Our home planet, Earth, is the third of the four smaller inner planets (Mercury, Venus, Earth
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1. 1.3 million Earths could fit inside the Sun
Sun’s Equatorial radius is 696342±65 km, which is 109 times bigger than Earth’s. This means 1093 = 1295029 (almost 1.3 million) Earths could fit inside the Sun.
2. Earth is the largest and densest of the inner planets
Earth is the largest and densest of the inner planets, the only one known to have current geological activity, and the only place where life is known to exist. Its liquid hydrosphere is unique among the terrestrial planets, and it is the only planet where plate tectonics has been observed. Earth’s atmosphere is radically different from those of the other planets, having been altered by the presence of life to contain 21% free oxygen. It has one natural satellite, the Moon, the only large satellite of a terrestrial planet in the Solar System.
3. It takes 8 minutes and 19 seconds for light to travel from the Sun to the Earth.
Light travels at a speed of 299,792 kilometers per second; 186,287 miles per second. It takes 499.0 seconds (8 minutes and 19 seconds) for light to travel from the Sun to the Earth, a distance called 1 Astronomical Unit.
4. Since at least the time of Pythagoras in 500 bc, no educated person believed the earth was flat.
The concept of a spherical Earth dates back to around the 6th century BC, when it was mentioned in ancient Greek philosophy, but remained a matter of philosophical speculation until the 3rd century BC when Hellenistic astronomy established the spherical shape of the earth as a physical given. 2200 years ago, Eratosthenes estimated the Earth’s circumference using math, without ever leaving Egypt.
5. Earth is the only planet whose name in English is not derived from a Greco-Roman god.
- Mercury: named after the Roman deity Mercury, the messenger to the gods.
- Venus: named after the Roman goddess of love and beauty.
- Earth: derived from both English and German words, ‘eor(th)e/ertha’ and ‘erde’, respectively, which mean ground. But, the handle’s creator is unknown.
- Mars: named after the Roman god of war.
- Jupiter: the Romans named it after their god Jupiter.
- Saturn: named after the Roman god of agriculture.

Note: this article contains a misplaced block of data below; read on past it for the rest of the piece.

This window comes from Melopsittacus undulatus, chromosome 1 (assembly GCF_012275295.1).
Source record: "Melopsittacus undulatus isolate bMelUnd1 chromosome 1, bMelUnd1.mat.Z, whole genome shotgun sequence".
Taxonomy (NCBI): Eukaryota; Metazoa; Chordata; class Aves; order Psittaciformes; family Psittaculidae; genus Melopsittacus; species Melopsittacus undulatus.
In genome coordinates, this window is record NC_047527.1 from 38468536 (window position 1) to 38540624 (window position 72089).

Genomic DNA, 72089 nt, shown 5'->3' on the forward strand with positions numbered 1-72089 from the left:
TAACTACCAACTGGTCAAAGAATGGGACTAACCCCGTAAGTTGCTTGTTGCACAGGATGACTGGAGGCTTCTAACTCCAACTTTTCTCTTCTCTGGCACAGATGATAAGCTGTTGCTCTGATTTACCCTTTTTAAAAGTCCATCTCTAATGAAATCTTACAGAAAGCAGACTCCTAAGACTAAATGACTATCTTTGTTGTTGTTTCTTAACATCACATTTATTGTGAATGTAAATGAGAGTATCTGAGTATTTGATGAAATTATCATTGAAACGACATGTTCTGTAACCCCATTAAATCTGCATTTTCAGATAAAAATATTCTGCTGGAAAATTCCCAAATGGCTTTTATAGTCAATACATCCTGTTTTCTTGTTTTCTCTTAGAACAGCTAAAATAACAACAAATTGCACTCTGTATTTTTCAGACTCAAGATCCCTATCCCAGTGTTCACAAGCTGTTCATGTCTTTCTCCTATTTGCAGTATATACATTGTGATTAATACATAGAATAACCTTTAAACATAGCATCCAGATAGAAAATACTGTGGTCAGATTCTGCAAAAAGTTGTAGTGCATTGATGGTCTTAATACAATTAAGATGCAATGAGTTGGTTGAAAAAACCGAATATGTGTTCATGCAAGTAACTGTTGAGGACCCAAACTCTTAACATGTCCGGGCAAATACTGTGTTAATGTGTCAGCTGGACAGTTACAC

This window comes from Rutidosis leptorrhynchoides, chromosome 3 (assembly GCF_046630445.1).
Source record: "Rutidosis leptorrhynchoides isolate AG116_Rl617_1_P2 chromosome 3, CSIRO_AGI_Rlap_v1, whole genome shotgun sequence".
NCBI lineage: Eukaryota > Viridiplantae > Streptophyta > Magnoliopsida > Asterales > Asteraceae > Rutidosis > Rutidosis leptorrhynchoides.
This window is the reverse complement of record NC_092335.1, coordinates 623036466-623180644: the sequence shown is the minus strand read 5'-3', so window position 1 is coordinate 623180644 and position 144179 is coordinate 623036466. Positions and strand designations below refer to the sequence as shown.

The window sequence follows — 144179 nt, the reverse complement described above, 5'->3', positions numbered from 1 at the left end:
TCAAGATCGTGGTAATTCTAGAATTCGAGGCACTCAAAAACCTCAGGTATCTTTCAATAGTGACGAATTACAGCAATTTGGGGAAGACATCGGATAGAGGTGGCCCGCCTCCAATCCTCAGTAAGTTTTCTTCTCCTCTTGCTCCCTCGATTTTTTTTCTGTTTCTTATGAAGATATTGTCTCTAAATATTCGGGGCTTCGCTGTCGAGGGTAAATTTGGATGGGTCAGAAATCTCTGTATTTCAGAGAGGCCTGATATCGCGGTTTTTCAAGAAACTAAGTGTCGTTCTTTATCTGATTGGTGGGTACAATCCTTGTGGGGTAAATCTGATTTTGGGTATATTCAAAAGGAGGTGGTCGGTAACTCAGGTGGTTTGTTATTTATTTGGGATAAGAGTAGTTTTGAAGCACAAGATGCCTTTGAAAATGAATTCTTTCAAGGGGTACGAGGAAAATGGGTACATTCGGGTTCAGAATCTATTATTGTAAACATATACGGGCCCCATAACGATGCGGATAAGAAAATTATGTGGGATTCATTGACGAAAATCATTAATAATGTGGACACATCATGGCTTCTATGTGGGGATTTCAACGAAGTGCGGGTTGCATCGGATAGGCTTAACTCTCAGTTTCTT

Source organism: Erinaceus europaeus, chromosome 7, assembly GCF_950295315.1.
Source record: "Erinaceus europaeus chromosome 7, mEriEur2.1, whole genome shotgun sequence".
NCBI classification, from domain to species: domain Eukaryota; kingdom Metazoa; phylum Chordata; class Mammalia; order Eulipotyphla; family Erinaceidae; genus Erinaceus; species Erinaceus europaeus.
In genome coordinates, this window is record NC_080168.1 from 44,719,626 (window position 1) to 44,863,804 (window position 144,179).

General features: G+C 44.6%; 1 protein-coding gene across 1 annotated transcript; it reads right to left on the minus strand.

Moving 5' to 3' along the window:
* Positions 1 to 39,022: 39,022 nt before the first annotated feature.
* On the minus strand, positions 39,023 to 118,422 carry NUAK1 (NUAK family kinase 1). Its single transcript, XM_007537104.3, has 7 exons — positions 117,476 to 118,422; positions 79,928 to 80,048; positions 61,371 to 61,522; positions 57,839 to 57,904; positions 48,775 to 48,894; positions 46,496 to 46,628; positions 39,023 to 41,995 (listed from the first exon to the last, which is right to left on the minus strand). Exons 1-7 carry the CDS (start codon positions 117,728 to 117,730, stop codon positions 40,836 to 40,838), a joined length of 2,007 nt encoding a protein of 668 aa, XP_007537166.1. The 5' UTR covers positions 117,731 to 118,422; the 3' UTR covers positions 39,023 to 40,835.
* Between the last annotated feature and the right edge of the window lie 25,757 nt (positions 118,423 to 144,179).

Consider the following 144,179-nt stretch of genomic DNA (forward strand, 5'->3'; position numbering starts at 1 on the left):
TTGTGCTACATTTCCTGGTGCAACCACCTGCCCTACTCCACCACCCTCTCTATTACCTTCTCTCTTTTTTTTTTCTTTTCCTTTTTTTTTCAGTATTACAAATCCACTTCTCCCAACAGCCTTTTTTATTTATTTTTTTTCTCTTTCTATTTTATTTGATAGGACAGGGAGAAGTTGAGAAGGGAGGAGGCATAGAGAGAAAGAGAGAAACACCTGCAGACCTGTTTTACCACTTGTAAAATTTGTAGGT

- Uranus: named after the Latinized version of the Greek god of the sky, Ouranos.
- Neptune: named after the Roman god of the sea.
- Pluto: in Greek religion and mythology, Pluto is the god of the underworld, son of Kronos and Rhea; also called Hades.
6. More than 2400 artificial satellites orbiting the Earth.
The launch of the first artificial satellite by the then Soviet Union in 1957 marked the beginning of the utilization of space for science and commercial activity. During the Cold War, space was a prime area of competition between the Soviet Union and the U.S.In 1964 the first TV satellite was launched into a geostationary orbit to transmit the Olympic games from Tokyo.
Later, Russian launch activities declined while other nations set up their own space programs. Thus, the number of objects in Earth orbit has increased steadily – by 200 per year on average. The debris objects shown in the images are an artist’s impression based on actual density data. However, the debris objects are shown at an exaggerated size to make them visible at the scale shown.
7. Earth is a fast-moving spacecraft which has a speed of 1.3 million miles per hour (2.1 million km/hr)!
We’re all living in a fast-moving spacecraft named Earth. Our planet is moving around our sun in an elliptical (an ellipse which is very close to a circle) orbit. The Sun is (our solar system, the Sun, Earth and all the other planets and objects) whirls around the center of our galaxy. And, our galaxy and the other galaxies in our neighborhood are also rushing towards a structure called the Great Attractor, a region of space roughly 150 million light-years (one light-year is about six trillion miles) away from us.
This Great Attractor, having a mass 100 quadrillion times greater than our sun and span of 500 million light-years, is made of both the visible matter that we can see along with the so-called dark matter that we cannot see.
8. Between 100 and 300 tons of cosmic dust enter the Earth’s atmosphere every day.
Yes. Every single day.
9. The farthest distance from Earth an astronaut has ever traveled was during the Apollo 13 emergency.
Apollo 13 was the seventh manned mission in the American Apollo space program and the third intended to land on the Moon. The craft was launched on April 11, 1970, at 13:13 CST from the Kennedy Space Center, Florida, but the lunar landing was aborted after an oxygen tank exploded two days later, crippling the Service Module (SM) upon which the Command Module (CM) depended. Despite great hardship caused by limited power, loss of cabin heat, shortage of potable water, and the critical need to jury-rig the carbon dioxide removal system, the crew returned safely to Earth on April 17.
The flight passed over the far side of the Moon at an altitude of 254 kilometers (137 nautical miles) from the lunar surface, 400,171 km (248,655 mi) from Earth, a spaceflight record marking the farthest humans have ever traveled from Earth.
10. Each day, up to 4 billion meteoroids fall to Earth.
A meteoroid is a piece of stony or metallic debris that travels in outer space. Meteoroids travel around the Sun in a variety of orbits and at various speeds. The fastest meteoroids move at about 42 kilometers per second. Most meteoroids are about the size of a pebble.
- Sun on Wikipedia
- Spherical Earth on W
- A Beehive of Satellites, NASA
- Apollo 13 on W
- Solar System on Wikipedia
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- Space Shuttle, Boeing 747, and Concorde in the same photo - September 9, 2020